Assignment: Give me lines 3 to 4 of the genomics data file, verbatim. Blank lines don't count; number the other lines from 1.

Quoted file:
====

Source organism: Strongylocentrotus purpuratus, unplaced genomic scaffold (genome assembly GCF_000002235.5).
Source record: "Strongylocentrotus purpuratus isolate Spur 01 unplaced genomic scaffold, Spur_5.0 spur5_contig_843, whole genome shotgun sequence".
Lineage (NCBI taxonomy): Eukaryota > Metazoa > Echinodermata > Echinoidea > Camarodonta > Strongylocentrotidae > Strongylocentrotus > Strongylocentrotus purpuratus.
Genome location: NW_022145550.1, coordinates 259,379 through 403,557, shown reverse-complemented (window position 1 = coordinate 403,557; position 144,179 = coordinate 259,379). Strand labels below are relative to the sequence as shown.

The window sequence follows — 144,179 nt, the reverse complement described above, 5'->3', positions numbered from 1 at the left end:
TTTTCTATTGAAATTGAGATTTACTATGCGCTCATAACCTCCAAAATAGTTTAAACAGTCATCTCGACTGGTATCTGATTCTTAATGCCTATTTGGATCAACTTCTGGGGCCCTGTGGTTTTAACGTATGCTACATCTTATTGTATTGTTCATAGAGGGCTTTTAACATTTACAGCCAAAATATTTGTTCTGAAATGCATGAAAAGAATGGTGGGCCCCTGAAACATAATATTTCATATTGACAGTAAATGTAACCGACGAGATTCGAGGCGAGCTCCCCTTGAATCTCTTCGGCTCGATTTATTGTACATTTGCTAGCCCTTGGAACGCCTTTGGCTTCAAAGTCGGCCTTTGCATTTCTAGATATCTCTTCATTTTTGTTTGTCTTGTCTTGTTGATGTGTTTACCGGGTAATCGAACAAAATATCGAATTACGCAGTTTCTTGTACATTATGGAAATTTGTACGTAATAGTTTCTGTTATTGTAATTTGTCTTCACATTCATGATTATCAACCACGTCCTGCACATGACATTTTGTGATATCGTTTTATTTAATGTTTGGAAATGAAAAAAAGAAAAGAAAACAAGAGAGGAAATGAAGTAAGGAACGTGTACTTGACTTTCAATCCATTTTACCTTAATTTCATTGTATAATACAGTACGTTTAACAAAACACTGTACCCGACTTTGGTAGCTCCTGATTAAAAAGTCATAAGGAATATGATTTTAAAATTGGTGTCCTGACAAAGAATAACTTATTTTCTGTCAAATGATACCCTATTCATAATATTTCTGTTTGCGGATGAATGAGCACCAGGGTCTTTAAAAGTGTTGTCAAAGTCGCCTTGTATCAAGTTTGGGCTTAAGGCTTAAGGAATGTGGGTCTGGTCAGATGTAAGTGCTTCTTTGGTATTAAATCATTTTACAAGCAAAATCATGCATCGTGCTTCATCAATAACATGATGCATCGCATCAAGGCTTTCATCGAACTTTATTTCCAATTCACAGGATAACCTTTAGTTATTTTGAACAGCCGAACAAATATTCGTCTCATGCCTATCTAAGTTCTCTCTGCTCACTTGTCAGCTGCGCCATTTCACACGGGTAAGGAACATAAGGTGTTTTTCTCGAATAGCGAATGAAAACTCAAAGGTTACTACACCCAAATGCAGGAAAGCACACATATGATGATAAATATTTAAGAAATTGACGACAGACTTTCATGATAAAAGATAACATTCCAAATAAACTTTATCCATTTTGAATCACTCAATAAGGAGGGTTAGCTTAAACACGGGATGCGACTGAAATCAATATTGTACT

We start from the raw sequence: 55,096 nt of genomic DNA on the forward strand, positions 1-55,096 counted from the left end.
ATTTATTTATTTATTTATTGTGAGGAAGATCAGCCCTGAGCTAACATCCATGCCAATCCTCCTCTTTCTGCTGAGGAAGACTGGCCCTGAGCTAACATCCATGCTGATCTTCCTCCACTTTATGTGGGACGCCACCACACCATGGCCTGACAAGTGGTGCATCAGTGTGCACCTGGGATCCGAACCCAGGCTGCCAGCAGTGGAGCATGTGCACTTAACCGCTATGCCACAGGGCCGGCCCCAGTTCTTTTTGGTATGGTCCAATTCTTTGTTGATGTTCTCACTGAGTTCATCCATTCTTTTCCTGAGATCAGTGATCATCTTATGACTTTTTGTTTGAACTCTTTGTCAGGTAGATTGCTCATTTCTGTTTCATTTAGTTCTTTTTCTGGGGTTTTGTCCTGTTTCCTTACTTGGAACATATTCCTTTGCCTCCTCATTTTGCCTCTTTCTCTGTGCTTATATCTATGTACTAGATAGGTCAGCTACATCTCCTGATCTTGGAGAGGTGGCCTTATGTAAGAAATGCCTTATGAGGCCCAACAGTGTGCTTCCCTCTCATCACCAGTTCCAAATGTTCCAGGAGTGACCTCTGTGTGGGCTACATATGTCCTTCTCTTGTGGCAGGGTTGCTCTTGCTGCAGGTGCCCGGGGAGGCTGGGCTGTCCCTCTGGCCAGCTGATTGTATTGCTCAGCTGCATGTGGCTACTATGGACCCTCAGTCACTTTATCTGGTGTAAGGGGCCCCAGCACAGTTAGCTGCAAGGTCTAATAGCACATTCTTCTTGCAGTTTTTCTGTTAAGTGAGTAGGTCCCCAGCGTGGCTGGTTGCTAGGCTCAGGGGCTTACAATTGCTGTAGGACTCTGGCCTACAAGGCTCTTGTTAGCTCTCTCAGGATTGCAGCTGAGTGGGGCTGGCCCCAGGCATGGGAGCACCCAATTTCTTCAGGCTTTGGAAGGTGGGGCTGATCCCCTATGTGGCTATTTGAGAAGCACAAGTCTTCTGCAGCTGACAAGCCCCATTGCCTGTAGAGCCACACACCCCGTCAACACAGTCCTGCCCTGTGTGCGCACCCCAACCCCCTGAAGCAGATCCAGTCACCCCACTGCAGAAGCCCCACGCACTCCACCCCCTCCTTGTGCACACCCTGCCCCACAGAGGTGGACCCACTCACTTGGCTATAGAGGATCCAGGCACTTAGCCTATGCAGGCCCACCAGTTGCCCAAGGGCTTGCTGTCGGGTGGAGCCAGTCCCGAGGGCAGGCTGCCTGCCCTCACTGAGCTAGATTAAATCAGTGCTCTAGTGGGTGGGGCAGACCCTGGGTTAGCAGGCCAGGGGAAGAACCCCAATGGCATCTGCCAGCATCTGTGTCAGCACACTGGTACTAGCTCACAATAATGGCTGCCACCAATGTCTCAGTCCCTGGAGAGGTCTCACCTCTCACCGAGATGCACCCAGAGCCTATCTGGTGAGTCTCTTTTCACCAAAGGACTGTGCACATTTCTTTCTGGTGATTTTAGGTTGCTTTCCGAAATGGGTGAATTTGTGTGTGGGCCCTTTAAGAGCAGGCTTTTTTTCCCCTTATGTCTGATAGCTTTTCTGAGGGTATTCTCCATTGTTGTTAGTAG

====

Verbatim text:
Lineage (NCBI taxonomy): Eukaryota > Metazoa > Echinodermata > Echinoidea > Camarodonta > Strongylocentrotidae > Strongylocentrotus > Strongylocentrotus purpuratus.
Genome location: NW_022145550.1, coordinates 259,379 through 403,557, shown reverse-complemented (window position 1 = coordinate 403,557; position 144,179 = coordinate 259,379). Strand labels below are relative to the sequence as shown.